In the works, I have two different questions for you:
- ‘Do Medium-sized Egos Really Exist?’, and
- ‘Should Law Enforcement Officers Be Allowed To Use The “I was afraid for my life” Defense?’
Both of these require some preparation/research, but I hope to have them ready before too long. For now, I’ve chosen a lighter topic about a scheme that, because it’s not being implemented as designed, could well be simplified.
When I started school, we got one grade, from A to F (I never learned why E was left out), to represent our mastery of the subject. Then, at some point, they introduced a separate grade for effort (from 1 to 3) and another for conduct (also A through F without the E); these were promoted as independent variables that could give more insight into the performance of one’s child. I soon had reason to question the independence of these variables.
What’s The Best Grade You Can Get
Conventional wisdom tells us that the highest grade one can get would now be an A1A. I’m not here to discuss the merits of bad behavior, so we will focus only on the first two symbols. To me, it was obvious that an A3 would be more desirable. Here’s why –
Suppose it’s a leap year and you are betting on track events at the Summer Olympics. In the first heat, the first place runner comes in with a time of, say, 4:00.00, and at the end is visibly spent (lying on the ground, breathing heavily, and sweating profusely). Her grade would clearly be an A1. In the final heat, the winner has the exact same time but isn’t even breathing hard. I would give her an A3 (keep in mind that it is not uncommon for runners at big events to pace themselves – save some effort if they can afford to, for later heats). Of course, both runners advance to the finals. Again, conventional wisdom gives the higher grade to the first runner but tell the truth – which one are you betting your hard-earned money on in the finals?
So you can see what grade I was trying for. But the truth is teachers don’t give A3 grades, even if you never turn in your homework. This isn’t a case of political correctness (whereby we fashion our remarks based on the possible objections of imaginary people with hyper thin skins or real fools priding themselves on how easily offended they can be), but another common problem in the political arena whereby people refuse to let facts get in the way of their idea of the way things should work in their perfect (but grossly oversimplified) world. In their view, the very fact that you got an A proves that you were trying really hard because hard honest work is what made America great. The problem is once you make that link between those previously independent variables (effort and results), then you are really only working in a one-dimensional world and don’t need two grades to adequately describe it.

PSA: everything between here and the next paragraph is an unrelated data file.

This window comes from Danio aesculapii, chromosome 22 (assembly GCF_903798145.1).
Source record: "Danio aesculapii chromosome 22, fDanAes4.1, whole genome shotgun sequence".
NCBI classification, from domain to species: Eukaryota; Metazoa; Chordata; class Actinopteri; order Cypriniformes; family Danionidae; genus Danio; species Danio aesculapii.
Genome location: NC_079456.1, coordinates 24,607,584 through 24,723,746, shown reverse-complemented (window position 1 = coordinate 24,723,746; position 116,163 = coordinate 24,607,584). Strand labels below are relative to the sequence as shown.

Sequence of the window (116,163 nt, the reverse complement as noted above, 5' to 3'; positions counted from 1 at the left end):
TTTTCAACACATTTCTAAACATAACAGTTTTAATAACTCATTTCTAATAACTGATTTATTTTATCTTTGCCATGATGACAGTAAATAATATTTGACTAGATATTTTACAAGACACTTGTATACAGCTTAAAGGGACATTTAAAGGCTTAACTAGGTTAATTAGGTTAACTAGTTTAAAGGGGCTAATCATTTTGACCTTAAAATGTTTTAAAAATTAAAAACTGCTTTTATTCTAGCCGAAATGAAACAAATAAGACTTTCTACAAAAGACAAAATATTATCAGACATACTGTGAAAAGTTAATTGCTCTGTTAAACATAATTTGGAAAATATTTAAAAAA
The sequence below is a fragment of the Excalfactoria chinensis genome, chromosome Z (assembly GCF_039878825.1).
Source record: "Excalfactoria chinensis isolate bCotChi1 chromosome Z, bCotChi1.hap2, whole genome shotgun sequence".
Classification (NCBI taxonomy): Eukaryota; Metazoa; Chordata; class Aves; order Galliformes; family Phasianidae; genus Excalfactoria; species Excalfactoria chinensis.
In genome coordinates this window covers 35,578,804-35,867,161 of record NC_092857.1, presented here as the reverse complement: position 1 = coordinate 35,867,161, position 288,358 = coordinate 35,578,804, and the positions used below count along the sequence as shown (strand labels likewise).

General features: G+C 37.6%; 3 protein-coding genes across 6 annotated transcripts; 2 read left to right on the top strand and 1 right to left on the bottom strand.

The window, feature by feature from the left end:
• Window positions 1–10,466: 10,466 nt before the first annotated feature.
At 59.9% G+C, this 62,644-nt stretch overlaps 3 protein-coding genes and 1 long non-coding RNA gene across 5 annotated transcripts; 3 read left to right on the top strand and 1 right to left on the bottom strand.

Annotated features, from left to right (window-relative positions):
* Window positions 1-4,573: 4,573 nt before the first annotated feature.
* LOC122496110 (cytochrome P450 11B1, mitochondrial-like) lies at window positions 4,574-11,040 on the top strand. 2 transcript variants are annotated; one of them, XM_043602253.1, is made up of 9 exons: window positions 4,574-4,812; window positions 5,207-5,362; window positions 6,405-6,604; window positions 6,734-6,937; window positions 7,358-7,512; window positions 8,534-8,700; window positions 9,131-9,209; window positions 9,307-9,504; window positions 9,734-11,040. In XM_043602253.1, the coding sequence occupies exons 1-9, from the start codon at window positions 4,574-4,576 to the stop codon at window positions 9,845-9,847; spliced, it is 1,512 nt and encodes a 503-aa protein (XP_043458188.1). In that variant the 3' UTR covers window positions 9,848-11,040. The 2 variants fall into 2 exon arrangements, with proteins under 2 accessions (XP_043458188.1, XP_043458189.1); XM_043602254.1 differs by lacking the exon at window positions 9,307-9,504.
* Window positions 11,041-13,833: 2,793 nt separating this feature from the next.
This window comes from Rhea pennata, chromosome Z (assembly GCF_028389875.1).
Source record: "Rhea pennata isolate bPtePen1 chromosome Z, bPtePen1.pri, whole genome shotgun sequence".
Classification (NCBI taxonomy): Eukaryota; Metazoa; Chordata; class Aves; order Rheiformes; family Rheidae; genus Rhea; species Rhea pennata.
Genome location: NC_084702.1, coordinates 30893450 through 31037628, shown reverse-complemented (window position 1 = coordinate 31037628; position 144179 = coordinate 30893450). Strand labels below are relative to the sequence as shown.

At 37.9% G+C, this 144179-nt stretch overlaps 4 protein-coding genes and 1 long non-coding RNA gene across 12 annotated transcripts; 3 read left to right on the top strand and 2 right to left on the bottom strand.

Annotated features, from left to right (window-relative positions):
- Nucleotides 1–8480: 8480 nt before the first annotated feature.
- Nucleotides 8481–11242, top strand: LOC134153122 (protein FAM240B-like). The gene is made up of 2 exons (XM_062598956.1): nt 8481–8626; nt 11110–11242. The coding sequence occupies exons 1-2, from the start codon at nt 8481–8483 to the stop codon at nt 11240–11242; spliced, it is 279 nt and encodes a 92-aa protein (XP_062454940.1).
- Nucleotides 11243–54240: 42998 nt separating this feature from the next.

Looking From The Other Side
But you may be saying to yourself “Silent, you are the anomaly! Only the very rare person who can find a task at which they can succeed without unbelievable effort would have the luxury of taking your position on this topic”. If you really think failure is the norm, then answer this. Do you really think someone who, for whatever reason, didn’t meet the minimum requirements for success in this class, would prefer an F1 over an F3? From what I’ve observed, the opposite has usually been the case. If you give him an F1 you are saying “bless his little heart, he gave it his best shot but is just too stupid to make the grade”. Giving him an F3 gives him an alibi (or more accurately, reinforces the excuses he’s been giving even without your blessing) that he’s really very, very intelligent, but just didn’t put forth the effort.
There are two ways to cure this problem: we could start treating effort and results as the independent variable they are (which is probably too agonizing a task for most teachers) or just stop giving the effort grade. I propose the latter. What do you think?